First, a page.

We need to be able to visualise death, to understand its various stages, its unpredictability, our personal role in determining how we die to some extent, and with whom. Judith Leeson AM shares her views on COVID-19.
Waiting for the dark COVID-19 thunderstorm to break has been a rather unnerving experience for us all in Australia, and one where many of us became anxious when the storm would come, leaving havoc in its wake. We have experienced a sense of fear and loss of control over our lives; many decisions we had made for our immediate future became untenable, and plans were frozen in time and space.
As an octogenarian, with more than six decades of service to the community in education, disability, career development, counselling, and re-imagining ageing, I have reflected on some of the elements of how we make decisions in good times, and in bad.
We make hundreds of decisions every day, using our values and sense of purpose as a filter, taking responsibility for our words and actions, and generally accepting the consequences. We gather information from many sources including discussion, research, reading, experience and social media, we seek opinions from our friends and from professionals; we sometimes check whether it’s reliable and accurate, and then we are able to categorise what is actually under our control, influencing our decision, and what is not. That sounds simple, but of course as we are human, it is not necessarily so.
Our lives are shaped by love and loss, and how we respond to both. During my lifetime in my childhood family and the one created by my husband and me, we have experienced both. Love has helped us to thrive, but loss has shaped our values and our characters and provided us with many unwelcome lessons from which we have learned much.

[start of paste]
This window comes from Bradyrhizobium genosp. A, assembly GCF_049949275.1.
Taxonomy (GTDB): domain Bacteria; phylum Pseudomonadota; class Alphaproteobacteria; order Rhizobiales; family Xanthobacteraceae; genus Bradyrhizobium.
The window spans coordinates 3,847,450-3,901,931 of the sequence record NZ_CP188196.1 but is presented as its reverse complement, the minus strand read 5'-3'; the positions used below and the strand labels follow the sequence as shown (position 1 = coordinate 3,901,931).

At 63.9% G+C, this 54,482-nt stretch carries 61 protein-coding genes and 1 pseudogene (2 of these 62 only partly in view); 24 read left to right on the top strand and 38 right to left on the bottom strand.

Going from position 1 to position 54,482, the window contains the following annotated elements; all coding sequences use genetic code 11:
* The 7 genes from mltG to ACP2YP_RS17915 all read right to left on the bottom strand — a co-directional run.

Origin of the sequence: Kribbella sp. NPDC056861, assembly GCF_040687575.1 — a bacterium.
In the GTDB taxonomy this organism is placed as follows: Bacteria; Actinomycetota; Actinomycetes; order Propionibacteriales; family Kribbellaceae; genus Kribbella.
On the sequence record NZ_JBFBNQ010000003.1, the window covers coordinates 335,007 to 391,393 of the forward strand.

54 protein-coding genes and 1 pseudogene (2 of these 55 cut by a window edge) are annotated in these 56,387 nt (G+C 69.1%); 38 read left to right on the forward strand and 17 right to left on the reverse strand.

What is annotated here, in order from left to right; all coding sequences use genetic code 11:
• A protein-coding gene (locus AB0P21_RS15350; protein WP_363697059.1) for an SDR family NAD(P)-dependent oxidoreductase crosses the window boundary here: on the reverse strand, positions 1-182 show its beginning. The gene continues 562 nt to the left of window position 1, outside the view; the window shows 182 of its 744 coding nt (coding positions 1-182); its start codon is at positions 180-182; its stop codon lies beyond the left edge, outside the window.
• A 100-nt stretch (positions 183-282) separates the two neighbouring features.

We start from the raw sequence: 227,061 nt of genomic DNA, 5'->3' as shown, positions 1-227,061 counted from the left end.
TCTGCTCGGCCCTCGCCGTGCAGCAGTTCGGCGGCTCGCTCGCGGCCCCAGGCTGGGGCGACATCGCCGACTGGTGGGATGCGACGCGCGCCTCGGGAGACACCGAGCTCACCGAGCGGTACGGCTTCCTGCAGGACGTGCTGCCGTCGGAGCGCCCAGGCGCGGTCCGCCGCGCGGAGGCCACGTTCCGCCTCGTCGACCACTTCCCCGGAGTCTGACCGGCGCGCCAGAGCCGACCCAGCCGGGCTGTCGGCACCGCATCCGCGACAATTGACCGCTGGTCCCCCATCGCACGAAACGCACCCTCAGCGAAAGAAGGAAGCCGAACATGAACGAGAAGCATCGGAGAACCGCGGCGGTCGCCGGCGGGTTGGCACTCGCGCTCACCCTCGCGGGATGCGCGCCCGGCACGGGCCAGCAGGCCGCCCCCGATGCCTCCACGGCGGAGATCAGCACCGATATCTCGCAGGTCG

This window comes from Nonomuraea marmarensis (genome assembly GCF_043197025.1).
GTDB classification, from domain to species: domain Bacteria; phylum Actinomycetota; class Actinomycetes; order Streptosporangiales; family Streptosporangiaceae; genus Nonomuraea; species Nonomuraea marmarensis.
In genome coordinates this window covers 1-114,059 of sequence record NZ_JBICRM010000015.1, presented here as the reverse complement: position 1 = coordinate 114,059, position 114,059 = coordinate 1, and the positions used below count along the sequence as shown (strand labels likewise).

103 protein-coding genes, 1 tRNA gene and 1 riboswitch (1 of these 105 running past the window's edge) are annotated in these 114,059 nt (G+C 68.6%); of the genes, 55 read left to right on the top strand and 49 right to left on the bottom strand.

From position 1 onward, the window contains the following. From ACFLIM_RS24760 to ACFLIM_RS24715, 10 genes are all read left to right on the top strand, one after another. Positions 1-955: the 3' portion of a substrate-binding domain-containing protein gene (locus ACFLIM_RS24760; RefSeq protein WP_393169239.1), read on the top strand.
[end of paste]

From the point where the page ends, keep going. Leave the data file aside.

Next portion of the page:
Nearly twenty years ago we experienced a financial disaster in our business, accompanied by personal tragedy, which resulted in a decision to sell our family home, near Flinders University, close down our City office, and finally relocate to a small, secluded cottage on a rural property in Adelaide Hills. A major decision, where we relied on our research from the preceding ten years and then were presented with an opportunity not to be missed. Generally, people thought that we were mad, and should have bought into a residential compound for older people who may need extra support.
We worked from home until recently and spent our spare time for the first 14 years replacing the antique barbed wire fences and ensuring that we were reasonably self-sufficient in water. We established a large vegetable and house garden, and optimistically established a small orchard, and birch and oak tree groves.
All of these decisions and actions were well-informed, inside our control and capabilities, and we have enjoyed a simple and more sustainable life, but the cumulative impact of drought, climate change, bushfires, and in my case, declining physical capabilities, have had a considerable impact.
Do we now question our previous decisions, as the COVID-19 virus is already changing how we make decisions, plan for an unknown future, and respond to global changes beyond our control? No, we are immensely grateful for the opportunities we identified earlier that enabled us to live a life more closely aligned with our values and our priorities.
We have lived an extremely satisfying, self-directed life, but now we want to make decisions about what our lives would be if we are no longer in control of the basic elements of daily living and medical interventions should either of us contract this deadly virus.
We appreciate the wonderful work being undertaken in preparing professionals for their critical roles in a pandemic but we, as consumers and family members, need more information and scientific evidence to guide our decision-making and we need it now. COVID-19 does not leave people with much time to be able to make informed decisions in the acute phase.
Judith Leeson AM